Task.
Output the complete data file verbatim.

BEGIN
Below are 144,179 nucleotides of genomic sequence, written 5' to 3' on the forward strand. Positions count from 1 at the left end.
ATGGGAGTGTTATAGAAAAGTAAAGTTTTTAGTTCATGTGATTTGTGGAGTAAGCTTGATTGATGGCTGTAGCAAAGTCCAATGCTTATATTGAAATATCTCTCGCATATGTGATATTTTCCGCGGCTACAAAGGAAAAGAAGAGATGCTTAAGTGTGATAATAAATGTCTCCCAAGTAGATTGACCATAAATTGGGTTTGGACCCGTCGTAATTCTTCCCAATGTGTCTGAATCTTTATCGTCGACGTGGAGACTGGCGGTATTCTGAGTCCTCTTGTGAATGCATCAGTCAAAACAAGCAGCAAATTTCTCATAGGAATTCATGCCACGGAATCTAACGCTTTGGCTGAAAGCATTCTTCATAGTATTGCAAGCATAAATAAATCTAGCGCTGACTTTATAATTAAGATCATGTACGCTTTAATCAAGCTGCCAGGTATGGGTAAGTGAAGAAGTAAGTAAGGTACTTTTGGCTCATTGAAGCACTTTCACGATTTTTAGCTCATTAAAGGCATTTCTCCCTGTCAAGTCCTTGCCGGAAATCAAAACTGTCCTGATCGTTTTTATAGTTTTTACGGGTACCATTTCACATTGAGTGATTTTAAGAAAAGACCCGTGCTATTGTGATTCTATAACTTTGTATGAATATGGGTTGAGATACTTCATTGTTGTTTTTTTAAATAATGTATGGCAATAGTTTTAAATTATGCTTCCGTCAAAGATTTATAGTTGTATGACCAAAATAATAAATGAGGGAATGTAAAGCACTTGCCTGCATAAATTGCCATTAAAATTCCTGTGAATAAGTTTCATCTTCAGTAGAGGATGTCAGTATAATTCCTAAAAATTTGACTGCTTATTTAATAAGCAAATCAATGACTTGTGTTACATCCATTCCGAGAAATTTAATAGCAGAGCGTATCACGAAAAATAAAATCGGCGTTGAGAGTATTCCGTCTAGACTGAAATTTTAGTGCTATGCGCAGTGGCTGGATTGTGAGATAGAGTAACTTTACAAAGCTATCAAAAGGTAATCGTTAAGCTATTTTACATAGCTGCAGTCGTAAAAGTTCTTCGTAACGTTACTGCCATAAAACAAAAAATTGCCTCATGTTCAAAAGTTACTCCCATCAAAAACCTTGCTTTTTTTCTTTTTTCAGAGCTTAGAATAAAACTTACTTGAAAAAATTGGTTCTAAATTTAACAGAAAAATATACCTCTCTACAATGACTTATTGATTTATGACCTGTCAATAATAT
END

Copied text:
Below are 144,179 nucleotides of genomic sequence, written 5' to 3' on the forward strand. Positions count from 1 at the left end.
ATGGGAGTGTTATAGAAAAGTAAAGTTTTTAGTTCATGTGATTTGTGGAGTAAGCTTGATTGATGGCTGTAGCAAAGTCCAATGCTTATATTGAAATATCTCTCGCATATGTGATATTTTCCGCGGCTACAAAGGAAAAGAAGAGATGCTTAAGTGTGATAATAAATGTCTCCCAAGTAGATTGACCATAAATTGGGTTTGGACCCGTCGTAATTCTTCCCAATGTGTCTGAATCTTTATCGTCGACGTGGAGACTGGCGGTATTCTGAGTCCTCTTGTGAATGCATCAGTCAAAACAAGCAGCAAATTTCTCATAGGAATTCATGCCACGGAATCTAACGCTTTGGCTGAAAGCATTCTTCATAGTATTGCAAGCATAAATAAATCTAGCGCTGACTTTATAATTAAGATCATGTACGCTTTAATCAAGCTGCCAGGTATGGGTAAGTGAAGAAGTAAGTAAGGTACTTTTGGCTCATTGAAGCACTTTCACGATTTTTAGCTCATTAAAGGCATTTCTCCCTGTCAAGTCCTTGCCGGAAATCAAAACTGTCCTGATCGTTTTTATAGTTTTTACGGGTACCATTTCACATTGAGTGATTTTAAGAAAAGACCCGTGCTATTGTGATTCTATAACTTTGTATGAATATGGGTTGAGATACTTCATTGTTGTTTTTTTAAATAATGTATGGCAATAGTTTTAAATTATGCTTCCGTCAAAGATTTATAGTTGTATGACCAAAATAATAAATGAGGGAATGTAAAGCACTTGCCTGCATAAATTGCCATTAAAATTCCTGTGAATAAGTTTCATCTTCAGTAGAGGATGTCAGTATAATTCCTAAAAATTTGACTGCTTATTTAATAAGCAAATCAATGACTTGTGTTACATCCATTCCGAGAAATTTAATAGCAGAGCGTATCACGAAAAATAAAATCGGCGTTGAGAGTATTCCGTCTAGACTGAAATTTTAGTGCTATGCGCAGTGGCTGGATTGTGAGATAGAGTAACTTTACAAAGCTATCAAAAGGTAATCGTTAAGCTATTTTACATAGCTGCAGTCGTAAAAGTTCTTCGTAACGTTACTGCCATAAAACAAAAAATTGCCTCATGTTCAAAAGTTACTCCCATCAAAAACCTTGCTTTTTTTCTTTTTTCAGAGCTTAGAATAAAACTTACTTGAAAAAATTGGTTCTAAATTTAACAGAAAAATATACCTCTCTACAATGACTTATTGATTTATGACCTGTCAATAATAT